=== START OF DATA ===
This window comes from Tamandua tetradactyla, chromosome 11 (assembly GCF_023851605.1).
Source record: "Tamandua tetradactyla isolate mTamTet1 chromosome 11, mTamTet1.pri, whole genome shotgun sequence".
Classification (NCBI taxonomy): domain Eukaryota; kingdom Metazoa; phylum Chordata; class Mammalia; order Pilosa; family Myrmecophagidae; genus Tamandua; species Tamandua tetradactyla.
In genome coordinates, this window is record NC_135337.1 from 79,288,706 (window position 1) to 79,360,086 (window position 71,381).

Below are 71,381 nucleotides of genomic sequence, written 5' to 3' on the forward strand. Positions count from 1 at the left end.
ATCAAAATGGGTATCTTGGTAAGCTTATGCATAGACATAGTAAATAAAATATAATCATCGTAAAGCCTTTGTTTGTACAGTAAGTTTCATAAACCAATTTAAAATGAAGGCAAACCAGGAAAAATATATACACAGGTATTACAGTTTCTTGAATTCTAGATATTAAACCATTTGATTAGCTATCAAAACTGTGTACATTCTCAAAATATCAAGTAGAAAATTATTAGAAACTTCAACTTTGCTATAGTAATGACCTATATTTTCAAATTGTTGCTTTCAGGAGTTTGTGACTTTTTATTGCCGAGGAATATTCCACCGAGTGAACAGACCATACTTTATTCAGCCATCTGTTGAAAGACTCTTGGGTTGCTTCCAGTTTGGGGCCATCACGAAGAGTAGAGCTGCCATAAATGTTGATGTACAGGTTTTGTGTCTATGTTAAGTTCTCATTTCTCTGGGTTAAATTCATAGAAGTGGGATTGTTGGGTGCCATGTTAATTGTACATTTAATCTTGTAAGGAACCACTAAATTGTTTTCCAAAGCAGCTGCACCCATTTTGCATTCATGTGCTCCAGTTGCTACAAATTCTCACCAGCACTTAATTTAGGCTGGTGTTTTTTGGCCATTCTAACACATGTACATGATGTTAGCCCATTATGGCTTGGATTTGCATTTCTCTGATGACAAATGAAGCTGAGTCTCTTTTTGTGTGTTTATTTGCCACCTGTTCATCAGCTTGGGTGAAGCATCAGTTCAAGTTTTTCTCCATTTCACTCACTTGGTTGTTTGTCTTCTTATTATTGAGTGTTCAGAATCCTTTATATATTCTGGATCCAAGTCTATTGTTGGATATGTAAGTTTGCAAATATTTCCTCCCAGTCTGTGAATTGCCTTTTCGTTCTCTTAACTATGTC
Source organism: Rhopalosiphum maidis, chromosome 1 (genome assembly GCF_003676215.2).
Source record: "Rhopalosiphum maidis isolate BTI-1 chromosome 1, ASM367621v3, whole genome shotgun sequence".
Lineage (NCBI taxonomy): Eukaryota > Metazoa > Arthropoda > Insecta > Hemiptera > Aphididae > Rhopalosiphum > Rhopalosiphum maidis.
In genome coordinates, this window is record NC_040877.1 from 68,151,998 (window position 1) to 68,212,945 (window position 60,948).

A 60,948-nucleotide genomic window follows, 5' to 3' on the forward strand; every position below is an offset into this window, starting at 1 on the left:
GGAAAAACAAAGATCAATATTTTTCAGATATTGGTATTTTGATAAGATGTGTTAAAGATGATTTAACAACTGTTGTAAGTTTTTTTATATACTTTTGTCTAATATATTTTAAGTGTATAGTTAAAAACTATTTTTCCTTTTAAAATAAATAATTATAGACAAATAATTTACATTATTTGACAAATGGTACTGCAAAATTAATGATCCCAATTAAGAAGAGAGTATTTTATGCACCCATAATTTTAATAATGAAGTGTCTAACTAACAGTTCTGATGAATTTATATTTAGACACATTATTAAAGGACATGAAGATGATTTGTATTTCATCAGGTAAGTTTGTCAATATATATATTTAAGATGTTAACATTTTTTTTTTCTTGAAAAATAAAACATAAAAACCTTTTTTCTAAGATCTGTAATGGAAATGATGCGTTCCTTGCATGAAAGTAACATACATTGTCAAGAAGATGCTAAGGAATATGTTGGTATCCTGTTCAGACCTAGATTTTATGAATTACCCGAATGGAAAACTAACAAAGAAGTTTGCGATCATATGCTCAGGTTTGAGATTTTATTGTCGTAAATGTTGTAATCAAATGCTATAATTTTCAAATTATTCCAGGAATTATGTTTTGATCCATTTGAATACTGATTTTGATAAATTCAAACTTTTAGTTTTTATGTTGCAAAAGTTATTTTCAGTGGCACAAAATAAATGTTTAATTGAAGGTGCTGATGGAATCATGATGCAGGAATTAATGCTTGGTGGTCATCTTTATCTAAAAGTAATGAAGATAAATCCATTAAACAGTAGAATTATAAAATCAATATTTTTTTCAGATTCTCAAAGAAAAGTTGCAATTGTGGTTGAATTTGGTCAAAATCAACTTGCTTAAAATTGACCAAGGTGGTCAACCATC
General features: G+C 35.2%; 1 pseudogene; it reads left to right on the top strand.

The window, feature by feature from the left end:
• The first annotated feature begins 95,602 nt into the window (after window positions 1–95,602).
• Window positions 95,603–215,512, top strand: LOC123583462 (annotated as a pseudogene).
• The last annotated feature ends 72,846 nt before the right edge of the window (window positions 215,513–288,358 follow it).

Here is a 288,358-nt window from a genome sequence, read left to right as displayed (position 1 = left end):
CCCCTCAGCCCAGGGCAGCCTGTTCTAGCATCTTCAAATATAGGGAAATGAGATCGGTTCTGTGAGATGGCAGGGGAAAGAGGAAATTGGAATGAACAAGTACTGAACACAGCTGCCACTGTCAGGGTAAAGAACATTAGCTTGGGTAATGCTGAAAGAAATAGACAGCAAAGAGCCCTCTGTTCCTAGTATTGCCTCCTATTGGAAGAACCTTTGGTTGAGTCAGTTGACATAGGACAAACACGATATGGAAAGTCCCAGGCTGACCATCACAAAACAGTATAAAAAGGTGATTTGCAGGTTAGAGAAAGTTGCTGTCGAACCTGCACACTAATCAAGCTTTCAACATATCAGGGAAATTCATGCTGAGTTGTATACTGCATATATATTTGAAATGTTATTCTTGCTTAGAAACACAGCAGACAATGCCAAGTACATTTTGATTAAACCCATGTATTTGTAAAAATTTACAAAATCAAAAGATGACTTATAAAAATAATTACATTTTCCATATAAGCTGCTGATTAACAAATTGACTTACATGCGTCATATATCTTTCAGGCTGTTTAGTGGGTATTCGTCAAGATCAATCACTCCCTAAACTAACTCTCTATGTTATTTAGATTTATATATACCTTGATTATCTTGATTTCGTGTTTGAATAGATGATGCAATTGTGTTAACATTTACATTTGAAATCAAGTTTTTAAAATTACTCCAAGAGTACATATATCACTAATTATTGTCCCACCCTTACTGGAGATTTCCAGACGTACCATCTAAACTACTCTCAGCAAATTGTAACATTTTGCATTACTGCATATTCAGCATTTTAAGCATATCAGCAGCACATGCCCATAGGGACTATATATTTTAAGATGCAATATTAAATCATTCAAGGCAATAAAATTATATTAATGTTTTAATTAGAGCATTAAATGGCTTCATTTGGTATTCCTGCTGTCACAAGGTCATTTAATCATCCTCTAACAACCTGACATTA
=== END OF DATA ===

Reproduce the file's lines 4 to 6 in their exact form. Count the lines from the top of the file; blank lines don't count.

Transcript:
In genome coordinates, this window is record NC_135337.1 from 79,288,706 (window position 1) to 79,360,086 (window position 71,381).

Below are 71,381 nucleotides of genomic sequence, written 5' to 3' on the forward strand. Positions count from 1 at the left end.
ATCAAAATGGGTATCTTGGTAAGCTTATGCATAGACATAGTAAATAAAATATAATCATCGTAAAGCCTTTGTTTGTACAGTAAGTTTCATAAACCAATTTAAAATGAAGGCAAACCAGGAAAAATATATACACAGGTATTACAGTTTCTTGAATTCTAGATATTAAACCATTTGATTAGCTATCAAAACTGTGTACATTCTCAAAATATCAAGTAGAAAATTATTAGAAACTTCAACTTTGCTATAGTAATGACCTATATTTTCAAATTGTTGCTTTCAGGAGTTTGTGACTTTTTATTGCCGAGGAATATTCCACCGAGTGAACAGACCATACTTTATTCAGCCATCTGTTGAAAGACTCTTGGGTTGCTTCCAGTTTGGGGCCATCACGAAGAGTAGAGCTGCCATAAATGTTGATGTACAGGTTTTGTGTCTATGTTAAGTTCTCATTTCTCTGGGTTAAATTCATAGAAGTGGGATTGTTGGGTGCCATGTTAATTGTACATTTAATCTTGTAAGGAACCACTAAATTGTTTTCCAAAGCAGCTGCACCCATTTTGCATTCATGTGCTCCAGTTGCTACAAATTCTCACCAGCACTTAATTTAGGCTGGTGTTTTTTGGCCATTCTAACACATGTACATGATGTTAGCCCATTATGGCTTGGATTTGCATTTCTCTGATGACAAATGAAGCTGAGTCTCTTTTTGTGTGTTTATTTGCCACCTGTTCATCAGCTTGGGTGAAGCATCAGTTCAAGTTTTTCTCCATTTCACTCACTTGGTTGTTTGTCTTCTTATTATTGAGTGTTCAGAATCCTTTATATATTCTGGATCCAAGTCTATTGTTGGATATGTAAGTTTGCAAATATTTCCTCCCAGTCTGTGAATTGCCTTTTCGTTCTCTTAACTATGTC